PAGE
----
The Nonexistent Novel of a Fool
Roughly 13 years ago, I told family and friends that I was almost a published writer. That my best-selling novel, a roman à clef Kill Bill-esque-with-elements-of-American Psycho-and-The Belljar-book will blow everyone’s minds. I told would-be fans to wait for it — and that I would be signing their copies, lavish them with free passes that would come with all the celebrity-ness of a budding literature star. Of course, I would tell them while chuckling on my own moxie and larger-than-life ambition.
Fast forward to the present, year 2018, I can shamefully say that my best seller has gathered more cyber dust than actual human fans. Somewhere in a vast and distant virtual realm, my .doc file is still stagnating with badly-written sentences and terrible story lines. I imagine that it is slowly dying without purpose while decaying in adverbs and each time it gets a chance to emerge in the bright screen of my laptop, it weeps with disdain at the additional clichés I excitedly type on it.
“It was a damp, dark Saturday afternoon when I remembered I had bills to pay. As I lay on my bed listlessly wondering about how painfully accurate his words were, I achingly made a grand resolve to never see him again.”
It was an absolute killer opening to my chart topper. And it was just another rewrite of Chapter One.
You see, I had a story to tell. At the ripe age of 21, you’d think wtf does this kid know? I know. But truly, I had gone down so many roads by that age and I was ready for a show and tell. I mean if Stephen King had his goods going at the age of 20, I believed any driven, aspiring writer could have it all too. I was a genius novelist who would mesmerize publishers out of their pants. I got the drama, the right amount of sass, and a shitload of Miles Raymond wit to send agents chasing after me. Because I thought my story was so unique, I was also quite confident that my book would easily make it through the millions of manuscripts being sent to every publisher’s email and that my phone would ring off the hook like there’s no tomorrow. And then *ching!* I would be the youngest, most sought-after novelist of my time.
“Have you heard of Angela Gaddi?”
“Duh, she’s like the Sylvia Plath of our generation”
To be fair to my 21-year old self, it’s not that I was starved for fame. If anything, I already pictured myself as a reluctant celebrity (who secretly loves the attention of course).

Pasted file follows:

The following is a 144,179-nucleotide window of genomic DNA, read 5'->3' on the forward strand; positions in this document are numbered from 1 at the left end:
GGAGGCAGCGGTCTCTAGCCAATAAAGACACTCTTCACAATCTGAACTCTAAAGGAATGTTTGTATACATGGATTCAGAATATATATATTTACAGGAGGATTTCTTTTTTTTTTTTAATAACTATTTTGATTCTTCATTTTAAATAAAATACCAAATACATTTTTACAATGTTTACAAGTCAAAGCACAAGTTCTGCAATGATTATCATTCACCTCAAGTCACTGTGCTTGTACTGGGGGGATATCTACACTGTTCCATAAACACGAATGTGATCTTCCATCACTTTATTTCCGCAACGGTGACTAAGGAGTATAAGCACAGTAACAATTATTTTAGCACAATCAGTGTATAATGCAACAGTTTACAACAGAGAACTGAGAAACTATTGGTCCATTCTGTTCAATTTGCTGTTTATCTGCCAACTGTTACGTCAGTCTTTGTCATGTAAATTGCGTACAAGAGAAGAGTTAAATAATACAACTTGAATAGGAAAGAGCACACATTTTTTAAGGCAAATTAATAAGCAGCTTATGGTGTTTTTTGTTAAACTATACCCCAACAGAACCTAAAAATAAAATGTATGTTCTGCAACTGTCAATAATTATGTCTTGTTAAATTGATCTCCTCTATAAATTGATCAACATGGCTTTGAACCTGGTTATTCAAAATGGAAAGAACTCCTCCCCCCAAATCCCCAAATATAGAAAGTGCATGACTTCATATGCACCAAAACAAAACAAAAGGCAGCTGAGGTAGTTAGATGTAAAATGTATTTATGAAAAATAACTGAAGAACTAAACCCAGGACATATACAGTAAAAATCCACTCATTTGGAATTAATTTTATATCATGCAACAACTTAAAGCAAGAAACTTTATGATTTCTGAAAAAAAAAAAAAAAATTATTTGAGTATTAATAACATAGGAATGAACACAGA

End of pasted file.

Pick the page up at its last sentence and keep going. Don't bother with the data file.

I simply wanted to tell my story. Regarding the attention part, yes, I wanted people to pay attention to what I had to say. Call it ego, call it stupidity, call it whatever you want but the truth is, I’ve been living as an underdog corporate slave for so long, with no potential to reach the top of the ladder and now all I want is tell the world to fuck off because I’m smart enough and human enough to tell you that I matter and that my story will change your life.
But this is me just rambling. I could go on and on about having modest intentions but why do we really write? Why do I need to put my work out there? I could just keep a journal, have cigarette, and call it a day. But where does this lust for legacy come from? If I may say so myself, I’m an introvert who hates social media. You won’t find me on the biggest social platforms and you won’t see any selfies on my Instagram (I’m on it for posterity). You won’t see me in parties or team building activities. I refuse to say I hate people but in some twisted way, I do.
It’s humanity I love and maybe that’s why I write, and well, want to be published. I want to connect with individuals who might feel the same way I do. Knowing there are lost souls out there who just need a story to believe in and that however heart-wrenching life is for them, there is hope.
So what had become of the critically-acclaimed magnum opus of Angela Gaddi? Diddly-squat. Goose eggs. Nil. Because there was never a finished draft. Heck, if sentences could finish themselves, they’d be light years ahead of my so-called progress and would have made strewn something from the “stuff” I started years ago.
Like any other jaded writer, I want still want to make it. But while I’m well aware that I haven’t done much to sacrifice a good nap for extra hours of practice writing, I haven’t lost my drive. I like what Ray Bradbury said about being a writer: Any man who keeps working is not a failure. He may not be a great writer, but if he applies the old-fashioned virtues of hard, constant labor, he’ll eventually make some kind of career for himself as a writer.
Beyond the glory of becoming a renowned artist, I want to put a ring on my writing career by putting my written work out there. Sure, I’m an accomplished, published writer in what feels like a sleazy corporate way, but that’s not the dream. So help me, readers. Help me, dear God. Help me realize it only takes a a moment of sheer willpower to activate this dormant dream of mine. I am ready for the ironic twist of fate.